i. Clearly. we are greedy • Assumption 2: Investors are risk averse The essence of risk aversion • Consider a gamble where you flip a coin and get 15 if it turns up heads..e.Preliminaries The risk-return tradeoff Utility functions Example Investor behavior Basic assumptions • Assumption 1: Investors like more returns with less risk. and 5 if it turns up tails. the expected payoff of the gamble is 10 • Question: How much would you pay as an entry fee to be able to play this gamble? • If you are willing to pay 12 (> 10): you are risk preferred • If you are willing to pay 10 (= 10): you are risk neutral • If you are willing to pay 8 (< 10): you are risk averse 7/12 Lecture 2: Risk and return Ramana Sonti .

Preliminaries The risk-return tradeoff Utility functions Indifference curves A general indifference curve • All combinations of the two goods that result in the same utility (or happiness) lie on an indifference curve 12 10 8 Beer 6 4 2 0 0 1 2 3 4 5 6 Pizza 8/12 Lecture 2: Risk and return Ramana Sonti .

E(r) Increasing utility Standard Deviation. the curve is steeper as you climb 9/12 Lecture 2: Risk and return Ramana Sonti .Preliminaries The risk-return tradeoff Utility functions Indifference curves Risk-return indifference curves U3 U1 U2 Expected Return. σ(r) Observations • Assumption 1 (non-satiation) means that utility increases as we proceed in the northwesterly direction • Assumption 2 (risk aversion) means that at lower levels of risk. it takes a small amount of return to induce the investor to take a given amount of risk. Since risk averse investors want to be increasingly compensated with increasing risk.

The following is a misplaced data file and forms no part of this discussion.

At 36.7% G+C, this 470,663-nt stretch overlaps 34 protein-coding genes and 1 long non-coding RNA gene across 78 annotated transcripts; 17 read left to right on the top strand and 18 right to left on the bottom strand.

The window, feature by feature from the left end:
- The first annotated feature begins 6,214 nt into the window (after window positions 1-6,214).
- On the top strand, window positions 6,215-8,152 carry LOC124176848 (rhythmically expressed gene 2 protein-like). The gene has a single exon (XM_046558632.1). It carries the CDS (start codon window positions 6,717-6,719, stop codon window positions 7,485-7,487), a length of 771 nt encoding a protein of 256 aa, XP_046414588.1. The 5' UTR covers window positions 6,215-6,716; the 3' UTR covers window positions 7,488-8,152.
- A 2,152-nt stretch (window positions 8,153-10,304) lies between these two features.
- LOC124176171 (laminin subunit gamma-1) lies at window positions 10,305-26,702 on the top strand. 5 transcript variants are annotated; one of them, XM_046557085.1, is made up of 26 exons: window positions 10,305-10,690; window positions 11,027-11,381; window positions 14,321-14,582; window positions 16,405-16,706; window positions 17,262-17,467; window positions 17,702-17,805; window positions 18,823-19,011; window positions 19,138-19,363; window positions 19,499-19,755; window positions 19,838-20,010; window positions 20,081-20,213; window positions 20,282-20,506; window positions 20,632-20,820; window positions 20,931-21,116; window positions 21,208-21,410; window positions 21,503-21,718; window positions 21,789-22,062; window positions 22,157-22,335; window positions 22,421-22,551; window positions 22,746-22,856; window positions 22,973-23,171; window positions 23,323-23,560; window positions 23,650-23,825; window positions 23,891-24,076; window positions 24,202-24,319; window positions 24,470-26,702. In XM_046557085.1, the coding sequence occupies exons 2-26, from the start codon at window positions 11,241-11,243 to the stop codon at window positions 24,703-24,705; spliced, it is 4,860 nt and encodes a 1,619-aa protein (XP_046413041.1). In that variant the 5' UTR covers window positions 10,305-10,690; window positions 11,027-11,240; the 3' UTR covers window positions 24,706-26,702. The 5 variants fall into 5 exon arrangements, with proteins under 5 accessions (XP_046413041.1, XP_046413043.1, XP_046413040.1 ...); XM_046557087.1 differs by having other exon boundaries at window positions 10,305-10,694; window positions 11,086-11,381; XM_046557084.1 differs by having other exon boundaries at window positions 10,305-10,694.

σ(r) Observations • Assumption 1 (non-satiation) means that utility increases as we proceed in the northwesterly direction • Assumption 2 (risk aversion) means that at lower levels of risk. E(r) Increasing utility Standard Deviation. Since risk averse investors want to be increasingly compensated with increasing risk. it takes a small amount of return to induce the investor to take a given amount of risk. the curve is steeper as you climb 9/12 Lecture 2: Risk and return Ramana Sonti .Preliminaries The risk-return tradeoff Utility functions Indifference curves Risk-return indifference curves U3 U1 U2 Expected Return.